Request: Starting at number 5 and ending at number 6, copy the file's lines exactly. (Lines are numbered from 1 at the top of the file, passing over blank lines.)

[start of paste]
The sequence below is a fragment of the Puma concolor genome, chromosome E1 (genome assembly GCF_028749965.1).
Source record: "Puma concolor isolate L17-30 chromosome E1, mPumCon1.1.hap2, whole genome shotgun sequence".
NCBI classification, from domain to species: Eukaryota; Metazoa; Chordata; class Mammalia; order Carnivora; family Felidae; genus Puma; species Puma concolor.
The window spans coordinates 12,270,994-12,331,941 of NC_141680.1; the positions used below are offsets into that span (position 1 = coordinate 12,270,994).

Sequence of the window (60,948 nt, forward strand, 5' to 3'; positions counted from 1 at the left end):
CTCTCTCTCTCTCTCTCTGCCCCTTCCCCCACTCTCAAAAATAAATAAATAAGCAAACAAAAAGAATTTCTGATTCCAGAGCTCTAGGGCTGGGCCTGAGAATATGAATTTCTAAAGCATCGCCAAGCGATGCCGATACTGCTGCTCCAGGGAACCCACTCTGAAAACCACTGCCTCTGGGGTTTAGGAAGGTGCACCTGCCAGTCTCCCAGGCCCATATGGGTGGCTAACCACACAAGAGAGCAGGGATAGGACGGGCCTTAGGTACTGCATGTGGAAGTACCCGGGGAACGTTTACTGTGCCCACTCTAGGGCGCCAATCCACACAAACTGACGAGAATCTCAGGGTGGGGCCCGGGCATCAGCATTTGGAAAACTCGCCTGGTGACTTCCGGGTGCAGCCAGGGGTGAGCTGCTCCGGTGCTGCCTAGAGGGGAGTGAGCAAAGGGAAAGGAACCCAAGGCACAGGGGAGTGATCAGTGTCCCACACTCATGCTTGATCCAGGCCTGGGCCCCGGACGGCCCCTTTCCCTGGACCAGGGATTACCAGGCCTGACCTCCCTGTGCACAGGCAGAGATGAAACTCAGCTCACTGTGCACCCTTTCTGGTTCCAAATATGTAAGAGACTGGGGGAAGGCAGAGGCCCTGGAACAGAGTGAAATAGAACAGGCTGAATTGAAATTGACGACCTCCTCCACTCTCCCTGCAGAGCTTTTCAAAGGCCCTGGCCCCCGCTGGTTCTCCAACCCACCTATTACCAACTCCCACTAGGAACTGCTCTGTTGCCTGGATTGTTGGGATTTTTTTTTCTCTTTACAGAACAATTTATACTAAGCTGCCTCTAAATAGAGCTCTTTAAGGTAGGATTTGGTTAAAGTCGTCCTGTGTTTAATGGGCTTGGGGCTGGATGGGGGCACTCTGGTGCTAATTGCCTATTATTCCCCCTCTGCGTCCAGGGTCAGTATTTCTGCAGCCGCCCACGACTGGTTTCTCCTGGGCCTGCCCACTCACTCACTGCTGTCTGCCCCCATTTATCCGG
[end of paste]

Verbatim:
Sequence of the window (60,948 nt, forward strand, 5' to 3'; positions counted from 1 at the left end):
CTCTCTCTCTCTCTCTCTGCCCCTTCCCCCACTCTCAAAAATAAATAAATAAGCAAACAAAAAGAATTTCTGATTCCAGAGCTCTAGGGCTGGGCCTGAGAATATGAATTTCTAAAGCATCGCCAAGCGATGCCGATACTGCTGCTCCAGGGAACCCACTCTGAAAACCACTGCCTCTGGGGTTTAGGAAGGTGCACCTGCCAGTCTCCCAGGCCCATATGGGTGGCTAACCACACAAGAGAGCAGGGATAGGACGGGCCTTAGGTACTGCATGTGGAAGTACCCGGGGAACGTTTACTGTGCCCACTCTAGGGCGCCAATCCACACAAACTGACGAGAATCTCAGGGTGGGGCCCGGGCATCAGCATTTGGAAAACTCGCCTGGTGACTTCCGGGTGCAGCCAGGGGTGAGCTGCTCCGGTGCTGCCTAGAGGGGAGTGAGCAAAGGGAAAGGAACCCAAGGCACAGGGGAGTGATCAGTGTCCCACACTCATGCTTGATCCAGGCCTGGGCCCCGGACGGCCCCTTTCCCTGGACCAGGGATTACCAGGCCTGACCTCCCTGTGCACAGGCAGAGATGAAACTCAGCTCACTGTGCACCCTTTCTGGTTCCAAATATGTAAGAGACTGGGGGAAGGCAGAGGCCCTGGAACAGAGTGAAATAGAACAGGCTGAATTGAAATTGACGACCTCCTCCACTCTCCCTGCAGAGCTTTTCAAAGGCCCTGGCCCCCGCTGGTTCTCCAACCCACCTATTACCAACTCCCACTAGGAACTGCTCTGTTGCCTGGATTGTTGGGATTTTTTTTTCTCTTTACAGAACAATTTATACTAAGCTGCCTCTAAATAGAGCTCTTTAAGGTAGGATTTGGTTAAAGTCGTCCTGTGTTTAATGGGCTTGGGGCTGGATGGGGGCACTCTGGTGCTAATTGCCTATTATTCCCCCTCTGCGTCCAGGGTCAGTATTTCTGCAGCCGCCCACGACTGGTTTCTCCTGGGCCTGCCCACTCACTCACTGCTGTCTGCCCCCATTTATCCGG